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Canadian illustrator Kate Beaton draws #TurnerAGO

December 3rd, 2015

I love the images and descriptions of Turner on Varnishing Day. There are quite a few sketches by other artists of the man going about his business in those very public events, depicting how people were paying attention to him. This illustration shows a cross section of reactions to his work — adoring, loathing, jealousy, wonder and everywhere in between, all in one place.  “He has been here and fired a gun.”

— Kate Beaton

We asked the Canadian illustrator and New York Times bestselling graphic novelist of Hark! A Vagrant and Step Aside, Pops to put her spin on #TurnerAGO and the British master’s inner (and extended) circles.

1 — J.M.W. Turner, the painter of light.

2 — John Constable, the British landscape painter, was Turner’s “frenemy.” He described his rival as “uncouth, with a wonderful range of mind” but also praised his technique: “He seems to paint with tinted steam, so evanescent, and so airy.”

3 — James Abbott McNeill Whistler was an American painter and printmaker who spent most of his career in Europe. He saw Turner’s work when he was a young man, and admired the paintings’ lack of finish, and their depiction of light and atmosphere. Like Turner, he enjoyed working directly from nature, often at dawn or dusk. He was inspired by the British master to visit Venice, and like him loved the reflections in the water.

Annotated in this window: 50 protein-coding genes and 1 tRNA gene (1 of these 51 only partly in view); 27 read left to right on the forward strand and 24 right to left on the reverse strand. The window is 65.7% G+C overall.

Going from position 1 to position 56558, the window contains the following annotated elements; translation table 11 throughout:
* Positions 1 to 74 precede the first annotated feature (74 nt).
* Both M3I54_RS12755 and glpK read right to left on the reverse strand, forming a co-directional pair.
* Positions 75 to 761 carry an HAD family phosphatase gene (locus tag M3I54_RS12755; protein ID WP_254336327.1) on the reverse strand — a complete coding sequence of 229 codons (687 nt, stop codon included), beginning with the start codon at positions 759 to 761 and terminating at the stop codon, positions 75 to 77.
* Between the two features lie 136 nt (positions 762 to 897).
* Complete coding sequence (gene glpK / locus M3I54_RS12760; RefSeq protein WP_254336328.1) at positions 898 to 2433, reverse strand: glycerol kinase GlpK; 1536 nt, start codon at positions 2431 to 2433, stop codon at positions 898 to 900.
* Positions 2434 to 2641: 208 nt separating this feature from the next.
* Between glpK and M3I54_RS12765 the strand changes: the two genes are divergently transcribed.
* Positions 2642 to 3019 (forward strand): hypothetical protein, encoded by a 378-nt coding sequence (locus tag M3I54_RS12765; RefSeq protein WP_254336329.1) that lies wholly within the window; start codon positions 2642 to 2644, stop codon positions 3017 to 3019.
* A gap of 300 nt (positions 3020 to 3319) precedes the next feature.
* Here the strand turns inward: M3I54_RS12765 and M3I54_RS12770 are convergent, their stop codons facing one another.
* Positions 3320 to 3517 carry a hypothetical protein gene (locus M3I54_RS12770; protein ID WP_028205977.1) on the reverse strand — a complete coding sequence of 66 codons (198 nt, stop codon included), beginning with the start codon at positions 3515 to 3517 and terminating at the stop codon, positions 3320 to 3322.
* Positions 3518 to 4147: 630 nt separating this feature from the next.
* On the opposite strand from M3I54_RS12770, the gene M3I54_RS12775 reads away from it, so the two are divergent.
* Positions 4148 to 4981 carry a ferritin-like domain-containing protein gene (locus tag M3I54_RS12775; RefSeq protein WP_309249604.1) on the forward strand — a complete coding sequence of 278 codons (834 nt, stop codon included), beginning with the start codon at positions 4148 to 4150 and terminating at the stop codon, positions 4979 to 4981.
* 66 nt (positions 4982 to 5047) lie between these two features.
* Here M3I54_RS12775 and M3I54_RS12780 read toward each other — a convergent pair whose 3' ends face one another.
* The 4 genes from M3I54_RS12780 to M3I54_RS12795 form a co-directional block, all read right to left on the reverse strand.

4 – Claude Monet, the French Impressionist painter, saw Turner’s paintings in an exhibition in London in the early 1870s. He was influenced by him and proclaimed “Turner painted with open eyes.”

5 – Claude Debussy, the French composer, called Turner “the finest creator of mystery in the whole of art.” Both men were inspired by the many moods of nature — from the tranquil reflections in water to the wilds of storms at sea.

6 – Mrs. Sophia Booth, a landlady, was Turner’s companion in his late life. Being intensively secretive, Turner concealed their 18-year relationship even while they lived together in London. To their neighbours, he was Mr. Booth, Admiral Booth, or (our favourite) “Puggy” Booth.

7 and 8 – Queen Victoria and Prince Albert were not amused by Turner’s paintings, their lack of finish, and excessive use of yellow.

9 – John Ruskin, the British art critic and friend of the artist, called Turner “the greatest man of his age, eccentric, highlight intellectual, hating humbug of all sorts.” A huge champion of the painter, Ruskin was a serious groupie.

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